"Much more than [monthly] and it gets to be noise," says Tom Hume, Sage vice president of channel marketing.
It also is important to create a schedule or calendar and set deadlines. In today's workplace, where associates are juggling multiple tasks, it is easy to let weeks slide by before realizing that the next issue must be distributed the upcoming week. Sources suggest that firms begin planning their next issue immediately after distributing the current one. Set deadlines for such key steps as gathering story ideas and obtaining reprint permission, if necessary; submitting rough drafts; dropping copy into the HTML template; drafting a subject line; sending test versions internally; double-checking each link; printing out a hard copy for one last edit; and fine-tuning the subject line one final time. The subject line, should be simple yet informative, but be careful with the words used in the subject line as some (like "free") may trigger anti-spam software to block delivery.
It is helpful to keep a "story idea file," where potential content can be stored on an ongoing basis. Having a bank of story topics will alleviate the pressure of generating content at the last minute.
It also may help to create a "content formula" to have a diverse mix of content, suggests BizActions, which specializes in the creation, content development, day-to-day management, and tracking of e-newsletters. For example, in each issue try to include a mix of original articles on a variety of topics, article reprints from third parties, custom analysis of industry reports, and company announcements.
Such publications should not be too long. Sage's Hume suggests a maximum of three to four pages. It also is important to think about what content the subscribers will see above the "fold" when they receive the publication. In other words, what content will they see at the top of the screen without having to scroll down? Will it grab the reader's attention?
People like choices, so be sure that the e-newsletter has an opt-out feature or the ability to unsubscribe, as well as an opt-in feature in the event that a subscriber forwards it to a friend or colleague.
Some technology factors to investigate and consider include being able to handle "bouncing emails" if, for example, some subscribers are on vacation, or having the ability to track the e-newsletters. Having a powerful tracking tool can help firms measure the effectiveness of the e-newsletter by revealing which articles are being read and by whom.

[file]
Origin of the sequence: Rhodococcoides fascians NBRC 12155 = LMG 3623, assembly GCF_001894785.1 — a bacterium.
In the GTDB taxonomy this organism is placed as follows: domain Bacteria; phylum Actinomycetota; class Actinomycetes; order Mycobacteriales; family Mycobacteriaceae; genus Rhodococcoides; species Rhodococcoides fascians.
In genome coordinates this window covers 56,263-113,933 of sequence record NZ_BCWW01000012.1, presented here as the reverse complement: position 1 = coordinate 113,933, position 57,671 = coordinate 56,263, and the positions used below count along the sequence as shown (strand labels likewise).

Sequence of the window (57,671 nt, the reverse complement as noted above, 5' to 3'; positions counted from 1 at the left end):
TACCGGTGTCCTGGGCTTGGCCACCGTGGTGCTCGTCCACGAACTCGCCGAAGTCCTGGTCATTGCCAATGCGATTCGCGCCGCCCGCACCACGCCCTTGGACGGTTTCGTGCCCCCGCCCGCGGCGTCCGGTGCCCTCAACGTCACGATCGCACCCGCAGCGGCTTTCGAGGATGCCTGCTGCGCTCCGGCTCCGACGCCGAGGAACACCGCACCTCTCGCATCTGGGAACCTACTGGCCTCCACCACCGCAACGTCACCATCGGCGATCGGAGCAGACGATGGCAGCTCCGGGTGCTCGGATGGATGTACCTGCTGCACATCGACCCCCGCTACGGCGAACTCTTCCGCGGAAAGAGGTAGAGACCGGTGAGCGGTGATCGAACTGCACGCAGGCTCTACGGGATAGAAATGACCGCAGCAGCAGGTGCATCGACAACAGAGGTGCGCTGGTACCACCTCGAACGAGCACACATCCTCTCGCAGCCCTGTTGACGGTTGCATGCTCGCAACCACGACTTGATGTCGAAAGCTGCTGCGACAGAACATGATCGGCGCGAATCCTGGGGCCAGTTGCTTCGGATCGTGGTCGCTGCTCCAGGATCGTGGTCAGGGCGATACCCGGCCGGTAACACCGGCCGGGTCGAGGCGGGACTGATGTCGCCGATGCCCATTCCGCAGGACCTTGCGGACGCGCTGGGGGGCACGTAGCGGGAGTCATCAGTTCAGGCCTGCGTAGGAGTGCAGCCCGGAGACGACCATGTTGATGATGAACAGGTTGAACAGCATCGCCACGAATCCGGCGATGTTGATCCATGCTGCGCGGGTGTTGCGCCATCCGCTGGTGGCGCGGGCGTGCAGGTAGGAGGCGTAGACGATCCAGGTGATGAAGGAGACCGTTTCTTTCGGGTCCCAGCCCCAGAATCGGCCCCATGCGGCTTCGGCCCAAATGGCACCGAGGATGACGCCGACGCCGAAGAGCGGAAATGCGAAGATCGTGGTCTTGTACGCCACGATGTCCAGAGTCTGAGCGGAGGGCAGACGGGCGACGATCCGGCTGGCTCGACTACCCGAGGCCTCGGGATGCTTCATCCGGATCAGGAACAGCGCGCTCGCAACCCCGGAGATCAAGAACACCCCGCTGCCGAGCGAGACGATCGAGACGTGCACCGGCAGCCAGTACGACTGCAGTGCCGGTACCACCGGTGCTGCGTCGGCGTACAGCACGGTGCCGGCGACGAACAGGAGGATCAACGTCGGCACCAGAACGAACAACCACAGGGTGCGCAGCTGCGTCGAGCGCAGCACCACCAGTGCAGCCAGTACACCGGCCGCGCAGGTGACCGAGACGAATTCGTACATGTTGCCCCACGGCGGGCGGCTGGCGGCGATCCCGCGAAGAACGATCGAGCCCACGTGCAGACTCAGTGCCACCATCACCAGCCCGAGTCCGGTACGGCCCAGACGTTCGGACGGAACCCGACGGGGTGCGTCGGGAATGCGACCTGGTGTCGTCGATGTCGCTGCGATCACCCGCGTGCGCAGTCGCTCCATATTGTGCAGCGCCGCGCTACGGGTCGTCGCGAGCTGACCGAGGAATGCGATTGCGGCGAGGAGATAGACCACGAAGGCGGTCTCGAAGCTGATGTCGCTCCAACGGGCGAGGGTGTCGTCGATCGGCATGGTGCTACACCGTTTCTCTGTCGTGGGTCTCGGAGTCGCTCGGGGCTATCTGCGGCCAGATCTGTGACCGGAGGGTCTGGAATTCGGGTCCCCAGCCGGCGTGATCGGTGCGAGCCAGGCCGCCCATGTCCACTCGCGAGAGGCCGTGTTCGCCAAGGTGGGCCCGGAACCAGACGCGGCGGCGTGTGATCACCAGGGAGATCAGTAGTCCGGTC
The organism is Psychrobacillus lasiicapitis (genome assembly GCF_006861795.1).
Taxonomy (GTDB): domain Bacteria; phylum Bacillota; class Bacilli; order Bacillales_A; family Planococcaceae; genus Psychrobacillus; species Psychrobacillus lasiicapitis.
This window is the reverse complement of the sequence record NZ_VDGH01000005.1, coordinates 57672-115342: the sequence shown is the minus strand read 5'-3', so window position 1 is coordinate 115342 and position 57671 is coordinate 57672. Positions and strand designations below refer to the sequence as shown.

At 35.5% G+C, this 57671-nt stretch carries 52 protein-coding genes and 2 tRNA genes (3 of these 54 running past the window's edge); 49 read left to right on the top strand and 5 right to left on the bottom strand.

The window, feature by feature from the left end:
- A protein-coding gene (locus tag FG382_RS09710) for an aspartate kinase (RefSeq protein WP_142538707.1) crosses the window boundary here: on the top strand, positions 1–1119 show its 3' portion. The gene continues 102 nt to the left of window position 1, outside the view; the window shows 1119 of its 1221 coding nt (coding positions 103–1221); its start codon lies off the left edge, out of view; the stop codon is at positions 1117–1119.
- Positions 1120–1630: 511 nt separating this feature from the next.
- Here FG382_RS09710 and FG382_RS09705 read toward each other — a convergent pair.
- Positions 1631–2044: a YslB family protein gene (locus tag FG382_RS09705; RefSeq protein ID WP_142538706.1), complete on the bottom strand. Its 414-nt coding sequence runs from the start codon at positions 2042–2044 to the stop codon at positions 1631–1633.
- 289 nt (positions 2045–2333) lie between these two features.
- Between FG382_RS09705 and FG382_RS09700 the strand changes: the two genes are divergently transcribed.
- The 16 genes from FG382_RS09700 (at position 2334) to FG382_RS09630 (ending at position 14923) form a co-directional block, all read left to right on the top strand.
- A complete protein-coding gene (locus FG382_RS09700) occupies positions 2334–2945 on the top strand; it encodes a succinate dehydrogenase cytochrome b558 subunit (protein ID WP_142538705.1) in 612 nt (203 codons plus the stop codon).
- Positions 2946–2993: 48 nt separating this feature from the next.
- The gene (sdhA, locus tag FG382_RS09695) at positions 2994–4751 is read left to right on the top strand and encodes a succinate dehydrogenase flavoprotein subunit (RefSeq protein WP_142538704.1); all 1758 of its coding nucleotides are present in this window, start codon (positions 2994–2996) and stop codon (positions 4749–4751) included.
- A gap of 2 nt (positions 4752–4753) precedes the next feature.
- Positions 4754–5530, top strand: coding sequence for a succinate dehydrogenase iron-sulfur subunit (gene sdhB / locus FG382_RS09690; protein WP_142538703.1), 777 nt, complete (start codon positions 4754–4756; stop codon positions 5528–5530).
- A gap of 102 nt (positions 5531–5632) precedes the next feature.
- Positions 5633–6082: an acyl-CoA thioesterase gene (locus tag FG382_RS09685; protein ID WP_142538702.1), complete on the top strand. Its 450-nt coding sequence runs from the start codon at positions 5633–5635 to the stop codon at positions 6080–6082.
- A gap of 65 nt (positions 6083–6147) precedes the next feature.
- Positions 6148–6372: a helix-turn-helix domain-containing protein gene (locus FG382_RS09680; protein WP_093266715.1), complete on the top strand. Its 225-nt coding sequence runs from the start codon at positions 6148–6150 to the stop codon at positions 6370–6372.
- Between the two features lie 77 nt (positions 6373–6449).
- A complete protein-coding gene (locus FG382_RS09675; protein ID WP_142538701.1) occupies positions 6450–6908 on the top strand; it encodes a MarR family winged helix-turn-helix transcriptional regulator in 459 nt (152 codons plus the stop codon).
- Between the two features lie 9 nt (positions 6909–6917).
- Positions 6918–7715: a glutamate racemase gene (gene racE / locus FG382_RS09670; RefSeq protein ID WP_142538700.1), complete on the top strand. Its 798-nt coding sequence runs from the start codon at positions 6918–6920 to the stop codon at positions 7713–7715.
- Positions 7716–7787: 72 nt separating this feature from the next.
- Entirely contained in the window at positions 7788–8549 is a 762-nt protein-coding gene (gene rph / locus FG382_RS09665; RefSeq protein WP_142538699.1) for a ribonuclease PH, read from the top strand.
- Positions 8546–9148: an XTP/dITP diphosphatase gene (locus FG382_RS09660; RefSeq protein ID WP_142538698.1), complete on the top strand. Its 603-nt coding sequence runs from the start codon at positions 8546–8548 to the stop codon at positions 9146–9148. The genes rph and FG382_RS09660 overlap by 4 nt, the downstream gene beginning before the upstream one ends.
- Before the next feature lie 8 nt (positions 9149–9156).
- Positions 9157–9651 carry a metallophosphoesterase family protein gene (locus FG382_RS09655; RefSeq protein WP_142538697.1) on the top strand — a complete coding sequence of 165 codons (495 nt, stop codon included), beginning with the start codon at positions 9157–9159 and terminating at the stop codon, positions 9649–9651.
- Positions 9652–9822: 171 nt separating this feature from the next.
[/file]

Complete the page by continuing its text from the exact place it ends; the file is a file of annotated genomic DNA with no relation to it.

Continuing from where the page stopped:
Perhaps the biggest trick to establishing a successful e-newsletter is commitment.
"What doesn't work is if a partner does it as a one-time deal or if they aren't consistent," says Hume. "They should view it as an annual program."
According to Thalia Zetlin, a principal and chief marketing officer for the firm, Berdon electronically sends out eight different publications that focus on such areas as attorneys and law firms, business and personal finance, health-care, real estate, and high-net-worth individuals. The frequency of the newsletters, which are free of charge to subscribers, typically ranges from quarterly to every other month. The firm communicates current and breaking news, as needed, through an e-newsletter called "Berdon Evisor."
Zetlin believes that such publications developed in-house "showcase the expertise of our people" and enable firms to gear the content to the particular needs of their client base. Zetlin adds that pre-packaged e-newsletters are often "too vanilla," do not demonstrate the specific expertise of firm professionals, and lack marketing flexibility.
"It is part of the added value we offer our clients," says Zetlin of Berdon's e-newsletters, which have from 300 to 12,000 subscribers. Generally, the e-newsletters are HTML, but sometimes are distributed in PDF or text format.
In 1999, Berdon developed its first electronic newsletter as a print version sent out via fax to those seeking information related to the healthcare industry. In 2004, the firm moved away from the fax machine and into cyberspace.
Today, the firm has two associates in charge of writing the content for its eight different publications, in addition to their other functions within the firm. Zetlin estimates that the e-newsletters have generated about 150 responses/leads just since January.
Both Stroud and Zetlin characterize the cost not in terms of dollars but in terms of the hours spent gathering and writing the content.